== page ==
Drip, drip, drip, from ledge and coping, splash from pipes and water-spouts, and by-and-by the houseless shadow would fall upon the stones that pave the way to Waterloo-bridge; it being in the houseless mind to have a halfpenny worth of excuse for saying ‘Good-night’ to the toll-keeper, and catching a glimpse of his fire. A good fire and a good great-coat and a good woollen neck-shawl, were comfortable things to see in conjunction with the toll-keeper; also his brisk wakefulness was excellent company when he rattled the change of halfpence down upon that metal table of his, like a man who defied the night, with all its sorrowful thoughts, and didn’t care for the coming of dawn. There was need of encouragement on the threshold of the bridge, for the bridge was dreary … the river had an awful look, the buildings on the banks were muffled in black shrouds, and the reflected lights seemed to originate deep in the water, as if the spectres of suicides were holding them to show where they went down. The wild moon and clouds were as restless as an evil conscience in a tumbled bed, and the very shadow of the immensity of London seemed to lie oppressively upon the river.
Charles Dickens, Night Walks, 1860
St. Paul’s Cathedral
St Paul’s Cathedral appears as a setting in many novels and it is in an area Dickens would have known well. In Master Humphrey’s Clock, Dickens describes Master Humphrey going up to the top of St Paul’s Cathedral, then the tallest building in London, for the panoramic City view. He writes: ‘Draw but a little circle above the clustering housetops, and you shall have within its space, everything with its opposite extreme and contradiction, close beside’.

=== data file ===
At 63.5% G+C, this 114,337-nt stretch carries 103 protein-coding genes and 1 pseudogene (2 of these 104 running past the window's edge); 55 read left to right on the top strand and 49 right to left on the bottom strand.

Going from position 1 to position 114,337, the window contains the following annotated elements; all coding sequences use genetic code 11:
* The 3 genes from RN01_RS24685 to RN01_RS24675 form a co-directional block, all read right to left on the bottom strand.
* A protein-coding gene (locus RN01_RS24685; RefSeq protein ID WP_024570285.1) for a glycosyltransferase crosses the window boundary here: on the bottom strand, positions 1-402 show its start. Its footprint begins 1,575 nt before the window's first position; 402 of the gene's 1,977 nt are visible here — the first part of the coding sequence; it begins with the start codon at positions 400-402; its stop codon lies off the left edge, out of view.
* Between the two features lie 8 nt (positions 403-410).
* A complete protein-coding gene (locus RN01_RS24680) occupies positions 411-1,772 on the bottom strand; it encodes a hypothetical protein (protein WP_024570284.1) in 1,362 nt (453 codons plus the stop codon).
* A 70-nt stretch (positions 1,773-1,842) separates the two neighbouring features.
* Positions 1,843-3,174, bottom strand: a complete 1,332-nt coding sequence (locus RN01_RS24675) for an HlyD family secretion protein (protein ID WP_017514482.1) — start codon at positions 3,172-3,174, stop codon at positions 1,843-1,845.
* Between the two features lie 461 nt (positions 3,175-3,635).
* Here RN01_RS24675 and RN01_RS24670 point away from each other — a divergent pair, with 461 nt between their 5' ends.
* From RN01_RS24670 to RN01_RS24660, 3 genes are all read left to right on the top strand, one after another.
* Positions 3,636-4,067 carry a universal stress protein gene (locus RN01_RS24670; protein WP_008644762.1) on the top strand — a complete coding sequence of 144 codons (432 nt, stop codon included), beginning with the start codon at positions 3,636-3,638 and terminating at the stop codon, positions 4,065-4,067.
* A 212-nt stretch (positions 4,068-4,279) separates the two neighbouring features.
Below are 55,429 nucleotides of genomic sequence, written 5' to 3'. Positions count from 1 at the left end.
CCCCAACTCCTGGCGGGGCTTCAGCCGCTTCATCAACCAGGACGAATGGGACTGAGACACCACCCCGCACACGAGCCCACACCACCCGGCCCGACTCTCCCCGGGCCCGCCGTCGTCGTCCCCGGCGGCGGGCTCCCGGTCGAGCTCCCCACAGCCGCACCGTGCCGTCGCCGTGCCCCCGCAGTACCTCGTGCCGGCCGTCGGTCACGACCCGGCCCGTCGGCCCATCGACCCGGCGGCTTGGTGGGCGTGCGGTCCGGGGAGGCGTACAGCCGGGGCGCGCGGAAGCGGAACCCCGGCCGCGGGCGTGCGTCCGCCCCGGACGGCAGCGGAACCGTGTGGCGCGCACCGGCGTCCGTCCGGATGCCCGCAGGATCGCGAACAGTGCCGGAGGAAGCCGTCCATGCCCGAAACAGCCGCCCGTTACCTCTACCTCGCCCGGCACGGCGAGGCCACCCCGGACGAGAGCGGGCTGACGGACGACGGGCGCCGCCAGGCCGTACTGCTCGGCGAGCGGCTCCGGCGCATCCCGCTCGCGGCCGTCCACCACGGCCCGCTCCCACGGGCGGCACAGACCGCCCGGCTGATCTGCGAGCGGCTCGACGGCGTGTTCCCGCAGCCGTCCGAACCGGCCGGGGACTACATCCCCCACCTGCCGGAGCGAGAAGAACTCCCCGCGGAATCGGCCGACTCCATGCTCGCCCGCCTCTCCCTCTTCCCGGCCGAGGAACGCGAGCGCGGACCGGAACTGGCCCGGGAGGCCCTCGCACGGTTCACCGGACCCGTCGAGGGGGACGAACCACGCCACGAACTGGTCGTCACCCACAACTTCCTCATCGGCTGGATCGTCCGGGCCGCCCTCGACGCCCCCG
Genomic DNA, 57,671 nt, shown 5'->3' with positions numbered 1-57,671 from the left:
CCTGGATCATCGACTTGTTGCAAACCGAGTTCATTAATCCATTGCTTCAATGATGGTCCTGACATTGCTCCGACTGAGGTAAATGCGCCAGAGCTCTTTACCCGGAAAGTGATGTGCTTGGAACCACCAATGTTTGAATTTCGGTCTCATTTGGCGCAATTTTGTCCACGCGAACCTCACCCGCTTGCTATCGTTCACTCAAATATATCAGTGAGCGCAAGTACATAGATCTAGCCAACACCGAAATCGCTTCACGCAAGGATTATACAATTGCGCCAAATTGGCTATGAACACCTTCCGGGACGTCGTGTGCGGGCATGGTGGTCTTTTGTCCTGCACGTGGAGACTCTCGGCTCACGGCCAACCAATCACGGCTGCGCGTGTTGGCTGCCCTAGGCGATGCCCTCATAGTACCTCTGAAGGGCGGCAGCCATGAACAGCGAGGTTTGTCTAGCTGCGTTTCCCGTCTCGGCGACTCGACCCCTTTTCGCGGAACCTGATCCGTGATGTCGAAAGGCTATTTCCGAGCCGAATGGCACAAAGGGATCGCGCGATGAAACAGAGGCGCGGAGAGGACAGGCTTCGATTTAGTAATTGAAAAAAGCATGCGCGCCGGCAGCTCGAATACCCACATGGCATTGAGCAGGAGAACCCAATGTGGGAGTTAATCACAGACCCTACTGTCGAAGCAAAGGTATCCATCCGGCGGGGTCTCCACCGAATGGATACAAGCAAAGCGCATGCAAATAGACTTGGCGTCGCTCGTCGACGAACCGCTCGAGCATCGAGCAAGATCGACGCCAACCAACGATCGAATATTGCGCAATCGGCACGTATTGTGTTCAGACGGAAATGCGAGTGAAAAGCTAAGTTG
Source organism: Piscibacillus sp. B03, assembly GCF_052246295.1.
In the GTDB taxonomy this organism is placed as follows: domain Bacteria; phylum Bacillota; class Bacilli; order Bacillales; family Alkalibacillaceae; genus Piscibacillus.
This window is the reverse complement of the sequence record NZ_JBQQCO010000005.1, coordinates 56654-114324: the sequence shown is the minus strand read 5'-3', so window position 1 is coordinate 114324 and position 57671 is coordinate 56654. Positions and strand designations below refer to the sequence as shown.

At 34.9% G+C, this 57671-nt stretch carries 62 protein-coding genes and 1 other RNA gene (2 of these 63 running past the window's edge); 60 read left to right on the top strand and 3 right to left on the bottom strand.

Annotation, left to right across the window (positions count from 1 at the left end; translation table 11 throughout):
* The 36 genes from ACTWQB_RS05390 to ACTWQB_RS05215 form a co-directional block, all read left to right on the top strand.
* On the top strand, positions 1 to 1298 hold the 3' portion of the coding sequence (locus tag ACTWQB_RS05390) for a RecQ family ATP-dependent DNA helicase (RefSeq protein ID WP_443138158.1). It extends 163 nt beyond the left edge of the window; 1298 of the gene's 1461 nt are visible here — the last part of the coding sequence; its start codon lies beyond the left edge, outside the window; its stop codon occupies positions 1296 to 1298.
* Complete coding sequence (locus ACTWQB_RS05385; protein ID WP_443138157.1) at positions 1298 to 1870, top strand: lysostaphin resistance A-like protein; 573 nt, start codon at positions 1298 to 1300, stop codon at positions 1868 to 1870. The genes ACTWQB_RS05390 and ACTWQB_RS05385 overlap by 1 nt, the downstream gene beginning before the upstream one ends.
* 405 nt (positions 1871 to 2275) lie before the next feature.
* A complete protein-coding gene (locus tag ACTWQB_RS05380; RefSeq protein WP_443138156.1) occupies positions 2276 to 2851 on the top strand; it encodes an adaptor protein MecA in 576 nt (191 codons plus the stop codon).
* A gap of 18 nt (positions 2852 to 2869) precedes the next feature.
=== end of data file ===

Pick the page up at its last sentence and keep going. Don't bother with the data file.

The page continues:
St. Paul’s was as much a tourist attraction in the nineteenth century as it is today, costing two pence to enter the church, sixpence for the Whispering Gallery, and a shilling to see the crypt and vaults. David Copperfield takes Peggotty to the top of the dome, when showing her the tourist spots of London. The sight of the grand cathedral, however, provides no comfort for the starving crossing-sweep Jo in Bleak House, as he wanders the city in search of a place to bed down for the night:
Jo moves on, through the long vacation, down to Blackfriars Bridge, where he finds a baking stony corner wherein to settle to his repast. And there he sits, munching and gnawing, and looking up at the great cross on the summit of St. Paul's Cathedral, glittering above a red-and-violet-tinted cloud of smoke. From the boy's face one might suppose that sacred emblem to be, in his eyes, the crowning confusion of the great, confused city--so golden, so high up, so far out of his reach. There he sits, the sun going down, the river running fast, the crowd flowing by him in two streams--everything moving on to some purpose and to one end--until he is stirred up and told to "move on" too.
Charles Dickens, Bleak House, 1853
View of St. Paul’s Cathedral down Fleet Street, 2012, Andrea Arts
Dr Cindy Sughrue OBE is the Director of the Charles Dickens Museum.
With thanks to Lee Jackson for his assistance with this blog.